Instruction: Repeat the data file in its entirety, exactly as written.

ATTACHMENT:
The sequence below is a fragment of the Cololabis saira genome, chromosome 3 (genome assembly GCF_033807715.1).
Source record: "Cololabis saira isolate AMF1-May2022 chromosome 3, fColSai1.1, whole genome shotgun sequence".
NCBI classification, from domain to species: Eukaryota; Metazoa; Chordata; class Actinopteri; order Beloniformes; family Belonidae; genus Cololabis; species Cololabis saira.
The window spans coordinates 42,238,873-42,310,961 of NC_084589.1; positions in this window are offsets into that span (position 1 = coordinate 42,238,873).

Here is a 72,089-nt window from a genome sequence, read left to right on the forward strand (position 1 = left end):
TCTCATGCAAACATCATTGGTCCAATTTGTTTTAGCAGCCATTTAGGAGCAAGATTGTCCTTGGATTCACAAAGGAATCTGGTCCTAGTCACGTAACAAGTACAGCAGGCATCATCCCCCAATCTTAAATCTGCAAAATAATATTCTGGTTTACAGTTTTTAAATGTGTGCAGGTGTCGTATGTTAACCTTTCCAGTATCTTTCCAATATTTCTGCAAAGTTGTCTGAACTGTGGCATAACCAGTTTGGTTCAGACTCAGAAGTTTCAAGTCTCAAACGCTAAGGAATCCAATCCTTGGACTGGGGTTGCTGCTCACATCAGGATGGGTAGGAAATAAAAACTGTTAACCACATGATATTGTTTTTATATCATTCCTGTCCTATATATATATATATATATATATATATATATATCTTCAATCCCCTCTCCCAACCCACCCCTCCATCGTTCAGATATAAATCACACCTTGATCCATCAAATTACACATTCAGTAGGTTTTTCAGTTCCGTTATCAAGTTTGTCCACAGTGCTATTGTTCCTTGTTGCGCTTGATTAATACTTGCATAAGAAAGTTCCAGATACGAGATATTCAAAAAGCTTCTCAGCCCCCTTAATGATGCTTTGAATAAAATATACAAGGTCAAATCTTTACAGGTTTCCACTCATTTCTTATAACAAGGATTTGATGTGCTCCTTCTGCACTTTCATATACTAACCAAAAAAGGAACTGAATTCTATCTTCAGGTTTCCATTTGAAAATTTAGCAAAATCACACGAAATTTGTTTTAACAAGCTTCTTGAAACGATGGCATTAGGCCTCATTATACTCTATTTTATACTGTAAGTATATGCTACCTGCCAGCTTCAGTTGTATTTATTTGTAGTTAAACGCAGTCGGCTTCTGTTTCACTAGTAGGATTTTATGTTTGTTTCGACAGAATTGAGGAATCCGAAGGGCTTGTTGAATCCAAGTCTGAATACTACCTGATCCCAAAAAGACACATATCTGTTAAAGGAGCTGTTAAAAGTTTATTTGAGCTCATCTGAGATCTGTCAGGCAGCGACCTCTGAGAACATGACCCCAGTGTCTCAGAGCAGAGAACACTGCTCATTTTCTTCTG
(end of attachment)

The sequence below is a fragment of the Cololabis saira genome, chromosome 3 (genome assembly GCF_033807715.1).
Source record: "Cololabis saira isolate AMF1-May2022 chromosome 3, fColSai1.1, whole genome shotgun sequence".
NCBI classification, from domain to species: Eukaryota; Metazoa; Chordata; class Actinopteri; order Beloniformes; family Belonidae; genus Cololabis; species Cololabis saira.
The window spans coordinates 42,238,873-42,310,961 of NC_084589.1; positions in this window are offsets into that span (position 1 = coordinate 42,238,873).

Here is a 72,089-nt window from a genome sequence, read left to right on the forward strand (position 1 = left end):
TCTCATGCAAACATCATTGGTCCAATTTGTTTTAGCAGCCATTTAGGAGCAAGATTGTCCTTGGATTCACAAAGGAATCTGGTCCTAGTCACGTAACAAGTACAGCAGGCATCATCCCCCAATCTTAAATCTGCAAAATAATATTCTGGTTTACAGTTTTTAAATGTGTGCAGGTGTCGTATGTTAACCTTTCCAGTATCTTTCCAATATTTCTGCAAAGTTGTCTGAACTGTGGCATAACCAGTTTGGTTCAGACTCAGAAGTTTCAAGTCTCAAACGCTAAGGAATCCAATCCTTGGACTGGGGTTGCTGCTCACATCAGGATGGGTAGGAAATAAAAACTGTTAACCACATGATATTGTTTTTATATCATTCCTGTCCTATATATATATATATATATATATATATATATATCTTCAATCCCCTCTCCCAACCCACCCCTCCATCGTTCAGATATAAATCACACCTTGATCCATCAAATTACACATTCAGTAGGTTTTTCAGTTCCGTTATCAAGTTTGTCCACAGTGCTATTGTTCCTTGTTGCGCTTGATTAATACTTGCATAAGAAAGTTCCAGATACGAGATATTCAAAAAGCTTCTCAGCCCCCTTAATGATGCTTTGAATAAAATATACAAGGTCAAATCTTTACAGGTTTCCACTCATTTCTTATAACAAGGATTTGATGTGCTCCTTCTGCACTTTCATATACTAACCAAAAAAGGAACTGAATTCTATCTTCAGGTTTCCATTTGAAAATTTAGCAAAATCACACGAAATTTGTTTTAACAAGCTTCTTGAAACGATGGCATTAGGCCTCATTATACTCTATTTTATACTGTAAGTATATGCTACCTGCCAGCTTCAGTTGTATTTATTTGTAGTTAAACGCAGTCGGCTTCTGTTTCACTAGTAGGATTTTATGTTTGTTTCGACAGAATTGAGGAATCCGAAGGGCTTGTTGAATCCAAGTCTGAATACTACCTGATCCCAAAAAGACACATATCTGTTAAAGGAGCTGTTAAAAGTTTATTTGAGCTCATCTGAGATCTGTCAGGCAGCGACCTCTGAGAACATGACCCCAGTGTCTCAGAGCAGAGAACACTGCTCATTTTCTTCTG